It is almost as if the events that took place the night of Dec. 10, 2011, at Walter E. Washington Convention Center -- one of the greatest evenings in recent D.C. boxing history -- never happened.

Hometown favorite Lamont Peterson -- one of two brothers who grew up homeless and on the streets of the District -- upset heralded champion Amir Khan to capture the World Boxing Association and International Boxing Federation 140-pound world championship belts in prime time on HBO.

Earlier, local heavyweight contender Seth Mitchell made his HBO debut with an impressive second-round knockout of Timur Ibragimov.

The future for both D.C. fighters seemed bright.

Peterson's story of overcoming the odds of poverty and neglect, homeless as a youth with his brother Anthony on the D.C. streets, caught the attention of Hollywood. He stood to make $1.5 million in a rematch with Khan.

Mitchell was a personable former Michigan State linebacker with a power punch who gave boxing fans the most memorable performance by any American heavyweight on HBO recently.

Then ... poof. It disappeared.

Peterson tested positive for a banned substance -- synthetic testosterone -- and Khan and his promoter, Golden Boy, balked at the rematch as fast as they could and demanded Peterson be stripped of the titles.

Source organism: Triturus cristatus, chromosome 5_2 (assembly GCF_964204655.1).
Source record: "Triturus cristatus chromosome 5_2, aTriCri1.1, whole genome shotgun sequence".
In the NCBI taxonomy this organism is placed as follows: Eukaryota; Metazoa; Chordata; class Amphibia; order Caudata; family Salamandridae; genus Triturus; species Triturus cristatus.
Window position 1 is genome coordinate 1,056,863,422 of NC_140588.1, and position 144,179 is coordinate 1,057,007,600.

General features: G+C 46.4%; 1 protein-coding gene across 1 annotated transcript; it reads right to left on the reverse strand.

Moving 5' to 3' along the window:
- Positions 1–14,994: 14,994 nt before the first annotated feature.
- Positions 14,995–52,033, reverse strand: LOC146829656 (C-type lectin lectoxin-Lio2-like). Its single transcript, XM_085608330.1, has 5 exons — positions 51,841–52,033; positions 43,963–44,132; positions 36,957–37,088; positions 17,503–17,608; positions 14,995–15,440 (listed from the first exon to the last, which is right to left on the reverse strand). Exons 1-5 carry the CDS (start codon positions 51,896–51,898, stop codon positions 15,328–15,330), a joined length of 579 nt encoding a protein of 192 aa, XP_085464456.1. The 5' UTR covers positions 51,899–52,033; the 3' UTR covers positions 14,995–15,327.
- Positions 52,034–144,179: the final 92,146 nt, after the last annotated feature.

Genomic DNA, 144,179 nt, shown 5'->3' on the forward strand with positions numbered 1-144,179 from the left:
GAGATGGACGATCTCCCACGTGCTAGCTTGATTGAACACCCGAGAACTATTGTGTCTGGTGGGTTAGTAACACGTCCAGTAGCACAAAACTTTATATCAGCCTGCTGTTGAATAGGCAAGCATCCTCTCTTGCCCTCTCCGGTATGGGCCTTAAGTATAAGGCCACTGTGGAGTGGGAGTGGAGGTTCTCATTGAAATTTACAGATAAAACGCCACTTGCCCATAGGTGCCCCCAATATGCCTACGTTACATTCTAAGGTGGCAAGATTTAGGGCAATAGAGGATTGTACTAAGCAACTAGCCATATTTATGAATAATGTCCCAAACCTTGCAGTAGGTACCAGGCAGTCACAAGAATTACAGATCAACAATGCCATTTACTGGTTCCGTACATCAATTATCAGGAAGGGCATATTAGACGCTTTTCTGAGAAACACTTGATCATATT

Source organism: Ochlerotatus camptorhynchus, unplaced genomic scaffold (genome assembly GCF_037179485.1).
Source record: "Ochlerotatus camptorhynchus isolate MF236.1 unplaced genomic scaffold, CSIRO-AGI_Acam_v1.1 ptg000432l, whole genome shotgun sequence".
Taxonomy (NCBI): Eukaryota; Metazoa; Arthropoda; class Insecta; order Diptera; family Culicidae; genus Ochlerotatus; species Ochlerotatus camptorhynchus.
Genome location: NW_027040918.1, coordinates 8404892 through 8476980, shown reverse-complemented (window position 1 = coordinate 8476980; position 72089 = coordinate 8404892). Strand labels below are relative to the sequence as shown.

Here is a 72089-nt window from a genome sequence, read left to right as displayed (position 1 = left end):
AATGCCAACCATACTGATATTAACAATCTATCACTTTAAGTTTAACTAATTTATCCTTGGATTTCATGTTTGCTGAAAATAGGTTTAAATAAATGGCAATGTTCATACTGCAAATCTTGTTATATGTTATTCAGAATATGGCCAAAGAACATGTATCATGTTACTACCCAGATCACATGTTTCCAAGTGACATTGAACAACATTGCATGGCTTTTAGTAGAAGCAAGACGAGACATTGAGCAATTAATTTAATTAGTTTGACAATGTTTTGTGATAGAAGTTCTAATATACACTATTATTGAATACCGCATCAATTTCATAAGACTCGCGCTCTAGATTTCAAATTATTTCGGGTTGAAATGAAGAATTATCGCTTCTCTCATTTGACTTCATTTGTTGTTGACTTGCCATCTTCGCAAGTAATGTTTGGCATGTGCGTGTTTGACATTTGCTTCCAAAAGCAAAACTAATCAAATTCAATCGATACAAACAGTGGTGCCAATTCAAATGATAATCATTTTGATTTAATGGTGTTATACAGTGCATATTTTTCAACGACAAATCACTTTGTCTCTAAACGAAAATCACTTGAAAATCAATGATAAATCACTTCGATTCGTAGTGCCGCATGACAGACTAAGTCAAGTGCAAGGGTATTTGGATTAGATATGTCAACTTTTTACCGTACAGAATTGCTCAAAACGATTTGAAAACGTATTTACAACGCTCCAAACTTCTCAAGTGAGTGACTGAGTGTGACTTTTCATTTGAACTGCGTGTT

Peterson, 29, made the case the testosterone was for a medical condition, but the damage was done. He has not fought since that night, stripped of the WBA belt and then embroiled in promotional disputes that may have cost him millions.

Now instead of defending two championships in Las Vegas on HBO for millions of dollars, Peterson (30-1-1, 15 knockouts) will defend the belt he was able to retain -- the IBF light welterweight title --- Friday night at the DC Armory against former champion Kendall Holt (28-5, 16 knockouts) on ESPN2. He will make about $40,000, less than 10 percent what he earned for the Khan fight.

Meanwhile, Mitchell, 30, talked after that 2011 convention center win about possibly facing Wladimir Klitschko, but he hardly called the champion out.

What Mitchell should have done is dogged the 36-year-old Klitschko every chance he could and pressed the issue to create some momentum for a fight the American boxing public is starving for -- a U.S. heavyweight with at least a puncher's chance to become world champion.

It didn't matter whether Mitchell was ready at that point or whether he would lose to Klitschko. So what? Mitchell would have earned a good paycheck and more than likely received another shot soon.

Mitchell (25-1-1, 19 knockouts) has fought just twice since that D.C. show, and one of them was a second-round knockout loss at the hand of Johnathon Banks in November. Their scheduled rematch for Saturday was postponed because of Banks' thumb injury. So Mitchell appears no closer to a heavyweight title now than he was 14 months ago.

Dec. 10, 2011 -- like it never happened.

Examiner columnist Thom Loverro is the co-host of "The Sports Fix" from noon to 2 p.m. Monday through Friday on ESPN980 and Contact him at